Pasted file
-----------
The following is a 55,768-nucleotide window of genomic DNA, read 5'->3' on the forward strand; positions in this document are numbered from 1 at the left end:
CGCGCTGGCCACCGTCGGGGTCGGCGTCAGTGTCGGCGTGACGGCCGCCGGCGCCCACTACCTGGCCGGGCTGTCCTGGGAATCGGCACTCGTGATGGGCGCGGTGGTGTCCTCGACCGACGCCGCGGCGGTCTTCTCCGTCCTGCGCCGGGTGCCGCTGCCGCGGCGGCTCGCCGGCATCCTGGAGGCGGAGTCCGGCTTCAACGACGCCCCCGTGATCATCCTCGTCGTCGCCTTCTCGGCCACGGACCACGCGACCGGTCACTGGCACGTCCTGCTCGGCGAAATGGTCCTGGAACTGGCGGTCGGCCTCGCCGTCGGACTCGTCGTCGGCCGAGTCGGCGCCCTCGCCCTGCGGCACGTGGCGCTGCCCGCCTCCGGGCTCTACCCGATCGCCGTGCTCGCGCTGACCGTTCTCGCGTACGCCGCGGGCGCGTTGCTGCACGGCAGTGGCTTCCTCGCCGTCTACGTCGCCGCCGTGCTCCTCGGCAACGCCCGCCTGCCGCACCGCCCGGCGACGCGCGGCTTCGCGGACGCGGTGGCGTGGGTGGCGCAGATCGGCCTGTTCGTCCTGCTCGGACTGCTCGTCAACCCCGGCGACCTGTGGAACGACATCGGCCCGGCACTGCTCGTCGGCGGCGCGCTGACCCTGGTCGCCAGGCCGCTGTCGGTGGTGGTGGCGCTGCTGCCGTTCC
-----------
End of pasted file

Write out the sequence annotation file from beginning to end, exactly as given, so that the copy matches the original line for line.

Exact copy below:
The following is a 55,768-nucleotide window of genomic DNA, read 5'->3' on the forward strand; positions in this document are numbered from 1 at the left end:
CGCGCTGGCCACCGTCGGGGTCGGCGTCAGTGTCGGCGTGACGGCCGCCGGCGCCCACTACCTGGCCGGGCTGTCCTGGGAATCGGCACTCGTGATGGGCGCGGTGGTGTCCTCGACCGACGCCGCGGCGGTCTTCTCCGTCCTGCGCCGGGTGCCGCTGCCGCGGCGGCTCGCCGGCATCCTGGAGGCGGAGTCCGGCTTCAACGACGCCCCCGTGATCATCCTCGTCGTCGCCTTCTCGGCCACGGACCACGCGACCGGTCACTGGCACGTCCTGCTCGGCGAAATGGTCCTGGAACTGGCGGTCGGCCTCGCCGTCGGACTCGTCGTCGGCCGAGTCGGCGCCCTCGCCCTGCGGCACGTGGCGCTGCCCGCCTCCGGGCTCTACCCGATCGCCGTGCTCGCGCTGACCGTTCTCGCGTACGCCGCGGGCGCGTTGCTGCACGGCAGTGGCTTCCTCGCCGTCTACGTCGCCGCCGTGCTCCTCGGCAACGCCCGCCTGCCGCACCGCCCGGCGACGCGCGGCTTCGCGGACGCGGTGGCGTGGGTGGCGCAGATCGGCCTGTTCGTCCTGCTCGGACTGCTCGTCAACCCCGGCGACCTGTGGAACGACATCGGCCCGGCACTGCTCGTCGGCGGCGCGCTGACCCTGGTCGCCAGGCCGCTGTCGGTGGTGGTGGCGCTGCTGCCGTTCC